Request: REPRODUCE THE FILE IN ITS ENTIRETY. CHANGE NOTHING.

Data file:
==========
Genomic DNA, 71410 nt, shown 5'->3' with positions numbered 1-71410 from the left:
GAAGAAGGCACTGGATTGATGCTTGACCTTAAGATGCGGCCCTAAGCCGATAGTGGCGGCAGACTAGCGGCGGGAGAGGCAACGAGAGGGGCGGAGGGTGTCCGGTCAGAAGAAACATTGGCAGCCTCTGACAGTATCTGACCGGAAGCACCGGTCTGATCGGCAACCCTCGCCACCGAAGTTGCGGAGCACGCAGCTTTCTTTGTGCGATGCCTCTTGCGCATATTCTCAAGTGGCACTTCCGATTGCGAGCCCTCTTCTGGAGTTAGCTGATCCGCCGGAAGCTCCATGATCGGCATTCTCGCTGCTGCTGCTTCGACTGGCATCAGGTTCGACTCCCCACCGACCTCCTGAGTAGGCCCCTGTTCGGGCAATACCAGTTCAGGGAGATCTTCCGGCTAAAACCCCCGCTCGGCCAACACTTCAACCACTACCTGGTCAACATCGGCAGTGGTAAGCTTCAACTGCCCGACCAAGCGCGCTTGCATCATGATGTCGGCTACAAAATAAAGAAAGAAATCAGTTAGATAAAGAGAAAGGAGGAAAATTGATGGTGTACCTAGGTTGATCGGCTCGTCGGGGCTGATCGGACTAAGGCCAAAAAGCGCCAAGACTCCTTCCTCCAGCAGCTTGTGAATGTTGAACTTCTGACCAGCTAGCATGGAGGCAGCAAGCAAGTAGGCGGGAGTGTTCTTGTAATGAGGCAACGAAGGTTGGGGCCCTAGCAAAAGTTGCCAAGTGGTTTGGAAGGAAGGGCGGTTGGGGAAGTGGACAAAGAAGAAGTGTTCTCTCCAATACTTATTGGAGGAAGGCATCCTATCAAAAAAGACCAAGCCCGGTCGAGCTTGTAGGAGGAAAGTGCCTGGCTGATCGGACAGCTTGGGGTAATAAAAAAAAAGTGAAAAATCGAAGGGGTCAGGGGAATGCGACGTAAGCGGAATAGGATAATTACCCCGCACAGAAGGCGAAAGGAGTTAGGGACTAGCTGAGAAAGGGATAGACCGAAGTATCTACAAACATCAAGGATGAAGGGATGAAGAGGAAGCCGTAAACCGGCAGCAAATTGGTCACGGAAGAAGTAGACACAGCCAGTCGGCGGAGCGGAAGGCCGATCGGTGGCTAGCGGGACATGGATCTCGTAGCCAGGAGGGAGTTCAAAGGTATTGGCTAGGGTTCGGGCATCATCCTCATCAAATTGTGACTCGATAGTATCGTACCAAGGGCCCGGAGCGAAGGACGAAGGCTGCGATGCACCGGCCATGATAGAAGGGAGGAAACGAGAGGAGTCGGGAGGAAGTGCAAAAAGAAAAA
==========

Genomic DNA, 71410 nt, shown 5'->3' with positions numbered 1-71410 from the left:
GAAGAAGGCACTGGATTGATGCTTGACCTTAAGATGCGGCCCTAAGCCGATAGTGGCGGCAGACTAGCGGCGGGAGAGGCAACGAGAGGGGCGGAGGGTGTCCGGTCAGAAGAAACATTGGCAGCCTCTGACAGTATCTGACCGGAAGCACCGGTCTGATCGGCAACCCTCGCCACCGAAGTTGCGGAGCACGCAGCTTTCTTTGTGCGATGCCTCTTGCGCATATTCTCAAGTGGCACTTCCGATTGCGAGCCCTCTTCTGGAGTTAGCTGATCCGCCGGAAGCTCCATGATCGGCATTCTCGCTGCTGCTGCTTCGACTGGCATCAGGTTCGACTCCCCACCGACCTCCTGAGTAGGCCCCTGTTCGGGCAATACCAGTTCAGGGAGATCTTCCGGCTAAAACCCCCGCTCGGCCAACACTTCAACCACTACCTGGTCAACATCGGCAGTGGTAAGCTTCAACTGCCCGACCAAGCGCGCTTGCATCATGATGTCGGCTACAAAATAAAGAAAGAAATCAGTTAGATAAAGAGAAAGGAGGAAAATTGATGGTGTACCTAGGTTGATCGGCTCGTCGGGGCTGATCGGACTAAGGCCAAAAAGCGCCAAGACTCCTTCCTCCAGCAGCTTGTGAATGTTGAACTTCTGACCAGCTAGCATGGAGGCAGCAAGCAAGTAGGCGGGAGTGTTCTTGTAATGAGGCAACGAAGGTTGGGGCCCTAGCAAAAGTTGCCAAGTGGTTTGGAAGGAAGGGCGGTTGGGGAAGTGGACAAAGAAGAAGTGTTCTCTCCAATACTTATTGGAGGAAGGCATCCTATCAAAAAAGACCAAGCCCGGTCGAGCTTGTAGGAGGAAAGTGCCTGGCTGATCGGACAGCTTGGGGTAATAAAAAAAAAGTGAAAAATCGAAGGGGTCAGGGGAATGCGACGTAAGCGGAATAGGATAATTACCCCGCACAGAAGGCGAAAGGAGTTAGGGACTAGCTGAGAAAGGGATAGACCGAAGTATCTACAAACATCAAGGATGAAGGGATGAAGAGGAAGCCGTAAACCGGCAGCAAATTGGTCACGGAAGAAGTAGACACAGCCAGTCGGCGGAGCGGAAGGCCGATCGGTGGCTAGCGGGACATGGATCTCGTAGCCAGGAGGGAGTTCAAAGGTATTGGCTAGGGTTCGGGCATCATCCTCATCAAATTGTGACTCGATAGTATCGTACCAAGGGCCCGGAGCGAAGGACGAAGGCTGCGATGCACCGGCCATGATAGAAGGGAGGAAACGAGAGGAGTCGGGAGGAAGTGCAAAAAGAAAAA